Continued from Beijing Day 5 & Huangshan Day 1.
Today we are heading up Huangshan(Yellow Mountain). This is one of the most famous mountains of China and can be seen in very frequently in paintings and photos.
For the price of our room, we also get free breakfast.
We are literally the only guests having breakfast at this hour. They had a list of occupied rooms that had breakfast, and the list was pretty short. Not too many people staying here last night.
Boiled water, grew up drinking that stuff.
Breakfast was just ok.
Saw this painting in the breakfast room. Where do all maids and gardeners live in this fantasy world?
We need to walk to the KFC, where we had dinner last night, from there, we can hail down a taxi to take us to the bus station.
KL points. We’ve stored our large backpacks with the hotel, and for today and tomorrow will be living out of our day packs.
I am a terrible person. But apparently so is RL, because she’s laughing at this photo as I am typing this.
OK, got a taxi. Our driver was very nice, told us where to find the bus once we got to the station.
Arrived at the bus station.
Asked the ticket booth, and door 8 is where our bus is at.
There were others on the bus already, so we got shafted to the crappy seat with the wheel arch right under us. Doh.
On our way, it’s about an hour to Huangshan.
They have mountains full of tall bamboos here.
Arrived in Tangkou, this town is the gateway to Huangshan.
Our bus stopped in front of some nondescript building, and the attendant told us that we had to walk a little bit farther down to catch another bus onto the mountain.
Here’s the station for the bus that goes up to Huangshan. This will be our third different ride for the day already.
Got the ticket, and now we wait.
Nickle and dimeing us on this trip.
Didn’t have to wait too long, the bus arrives shortly after we started waiting.
On the bus, RL and I sat by a couple from Australia(one was from England) on a year and a half long journey. They started in South Africa and traveled across land all the way through Africa, Middle East, and now they are in Asia. They make our travels seem so tame…
Starting to see some of the geography that Huangshan is so famous for.
As soon as the scenery started getting nicer, the bus stopped and let us off. From here, we will take a cable car to the top of the mountain.
This must be the way, the souvenir shops are here.
I finally saw another traveler with a Sony RX100, just like mine!! G, the Australian half of the couple mentioned earlier has a RX100 that’s even got more battle scars than mine. Not only that, instead of taking the cable car up the mountain, they are going to hike up the mountain…Damn it! They make me feel so lame as a traveler.
The line, or rather, lack of line for the cable car to the top. I read that this line can sometimes take over 2 hours long. Perhaps because it was a big holiday this past week, and it being early afternoon, there was not a long queue.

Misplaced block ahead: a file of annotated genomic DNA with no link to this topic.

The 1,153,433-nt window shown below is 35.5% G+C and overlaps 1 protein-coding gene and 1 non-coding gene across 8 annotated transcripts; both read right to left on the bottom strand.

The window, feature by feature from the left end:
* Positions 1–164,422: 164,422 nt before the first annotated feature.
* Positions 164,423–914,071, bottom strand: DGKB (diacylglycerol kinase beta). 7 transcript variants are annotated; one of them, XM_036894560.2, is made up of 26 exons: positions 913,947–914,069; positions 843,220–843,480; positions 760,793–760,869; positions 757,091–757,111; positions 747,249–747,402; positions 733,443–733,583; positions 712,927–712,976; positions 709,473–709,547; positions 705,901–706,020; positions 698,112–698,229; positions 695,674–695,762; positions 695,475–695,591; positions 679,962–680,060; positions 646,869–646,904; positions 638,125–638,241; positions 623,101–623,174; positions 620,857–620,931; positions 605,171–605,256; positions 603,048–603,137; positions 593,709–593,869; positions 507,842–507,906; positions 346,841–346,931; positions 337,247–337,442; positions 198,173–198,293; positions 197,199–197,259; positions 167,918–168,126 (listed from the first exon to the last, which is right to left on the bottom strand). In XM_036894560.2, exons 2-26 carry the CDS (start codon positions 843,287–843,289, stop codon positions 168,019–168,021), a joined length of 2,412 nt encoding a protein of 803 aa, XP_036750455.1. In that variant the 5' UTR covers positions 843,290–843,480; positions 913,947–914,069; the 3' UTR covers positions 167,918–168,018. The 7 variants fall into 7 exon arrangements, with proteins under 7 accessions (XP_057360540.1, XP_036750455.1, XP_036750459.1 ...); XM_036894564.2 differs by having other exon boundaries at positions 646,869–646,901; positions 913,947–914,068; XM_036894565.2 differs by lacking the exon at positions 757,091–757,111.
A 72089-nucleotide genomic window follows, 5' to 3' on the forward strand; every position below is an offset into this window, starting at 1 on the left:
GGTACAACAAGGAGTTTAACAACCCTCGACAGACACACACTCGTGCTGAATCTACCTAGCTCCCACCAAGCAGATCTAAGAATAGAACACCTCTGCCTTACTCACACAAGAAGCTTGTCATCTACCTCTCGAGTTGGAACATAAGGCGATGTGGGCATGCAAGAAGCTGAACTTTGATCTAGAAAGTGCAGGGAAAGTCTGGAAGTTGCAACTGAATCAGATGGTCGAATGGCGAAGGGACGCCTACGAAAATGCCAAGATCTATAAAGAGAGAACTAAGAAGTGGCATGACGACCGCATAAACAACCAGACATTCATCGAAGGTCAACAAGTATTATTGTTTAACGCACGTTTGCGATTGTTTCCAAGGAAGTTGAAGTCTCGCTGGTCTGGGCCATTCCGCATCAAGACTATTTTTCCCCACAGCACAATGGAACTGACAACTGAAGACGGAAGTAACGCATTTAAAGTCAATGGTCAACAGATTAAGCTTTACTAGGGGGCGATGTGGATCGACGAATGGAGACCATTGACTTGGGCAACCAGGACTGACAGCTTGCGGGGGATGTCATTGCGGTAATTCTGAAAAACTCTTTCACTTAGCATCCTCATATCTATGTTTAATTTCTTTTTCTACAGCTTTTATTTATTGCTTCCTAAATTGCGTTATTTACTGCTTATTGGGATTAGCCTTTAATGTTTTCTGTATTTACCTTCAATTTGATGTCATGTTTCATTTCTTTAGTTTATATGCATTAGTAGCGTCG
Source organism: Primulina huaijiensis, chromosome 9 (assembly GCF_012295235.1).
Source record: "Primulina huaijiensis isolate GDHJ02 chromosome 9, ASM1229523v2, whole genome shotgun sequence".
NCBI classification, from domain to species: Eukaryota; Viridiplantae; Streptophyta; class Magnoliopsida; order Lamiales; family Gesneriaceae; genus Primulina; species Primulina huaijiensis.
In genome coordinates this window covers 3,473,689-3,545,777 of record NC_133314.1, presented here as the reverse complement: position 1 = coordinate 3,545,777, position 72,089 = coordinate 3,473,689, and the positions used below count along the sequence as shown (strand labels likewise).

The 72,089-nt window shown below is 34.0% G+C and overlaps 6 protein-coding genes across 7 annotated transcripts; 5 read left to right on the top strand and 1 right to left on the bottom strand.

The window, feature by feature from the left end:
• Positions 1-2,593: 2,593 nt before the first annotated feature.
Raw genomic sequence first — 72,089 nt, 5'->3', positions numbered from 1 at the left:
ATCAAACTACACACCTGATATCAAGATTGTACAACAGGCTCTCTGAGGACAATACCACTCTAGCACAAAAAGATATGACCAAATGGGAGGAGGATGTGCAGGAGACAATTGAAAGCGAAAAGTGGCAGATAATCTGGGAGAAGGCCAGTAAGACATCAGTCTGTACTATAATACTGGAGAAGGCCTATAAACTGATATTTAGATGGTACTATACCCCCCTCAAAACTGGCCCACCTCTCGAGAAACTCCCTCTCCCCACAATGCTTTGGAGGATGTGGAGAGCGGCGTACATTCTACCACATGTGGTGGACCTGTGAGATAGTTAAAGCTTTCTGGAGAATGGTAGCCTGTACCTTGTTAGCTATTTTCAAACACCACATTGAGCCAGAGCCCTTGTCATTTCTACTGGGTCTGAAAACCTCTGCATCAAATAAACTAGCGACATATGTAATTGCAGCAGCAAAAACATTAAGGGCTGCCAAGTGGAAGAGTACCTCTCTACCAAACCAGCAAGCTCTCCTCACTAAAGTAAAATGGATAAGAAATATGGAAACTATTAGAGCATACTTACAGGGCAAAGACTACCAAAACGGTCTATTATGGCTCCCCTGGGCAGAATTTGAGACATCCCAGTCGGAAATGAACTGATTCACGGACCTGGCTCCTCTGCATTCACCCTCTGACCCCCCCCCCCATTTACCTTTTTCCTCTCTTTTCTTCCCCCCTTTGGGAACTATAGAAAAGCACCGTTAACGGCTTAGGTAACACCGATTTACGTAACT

What things will look like once we head up the mountain…well, all the reviews say that the maps are outdated and the way finding on top of the mountain sucks.
Tickets to visit the mountain and for the cable car. It came out to 310 a person, which is pretty expensive. That’s like $50!
The really good news is that this is the line for the cable car.
Yup, literally zero person in line right now. We lucked out! It would have sucked if we had to wait here for hours.
OK, up we go!!! Weee!!! Since there’s no one in line, we were able to get a cable car just for the two of us.
Look at all those tall bamboos right under us.
Starting to see the real Huangshan.
Seriously, photos can’t do this place justice. It’s epic out here. Gotta see it with your own eyes.
This ride is taking so long, we got hungry. It’s just a bit past lunch time.
The famous pine trees in Huangshan that grow out of cracks in the rocks.
We passed one peak, and all of a sudden, we went into the clouds.
The cloud/fog is so thick that we literally could not see anything else but whiteness. Hope it clears up on the mountain…
That was a really long cable car. It took us 15 minutes to go up the mountain and we went up around 2500 feet in altitude.
Here we are, hiking Huangshan!!
I say hike, but really, it’s walking around a bunch of stone/concrete walkways and stairs.
And there are A LOT of stairs.
Reason why there are concrete walkways. The walkways are often built jutting out from the side of the rock face. I try not to think too much about how we are just cantilevered out in the middle of the air…
Please don’t have shoddy construction…gulp.
OMG, there are so many stairs!!!
It’s also quite a bit chillers on top of the mountain. We both had to pull out our jackets. The cool damp air feels so nice and refreshing!
Me sitting on a cantilevered bench. RL was too afraid to sit on it.
I wish photos could do this place justice. It’s stunning. Never seen anything quite like it before.
They also managed to put fire hydrants here all over the top of the mountain. Leave it to the Chinese to build these crazy infrastructures.
Too bad it’s so foggy out here. I bet it’s even more amazing if we could see more clearly.
Up stairs, down stairs, up stairs, down stairs. Don’t come here if you are not fit, seriously.
I love moss!!
I love moss!!
To be continued at Huangshan Day 2 Part 2.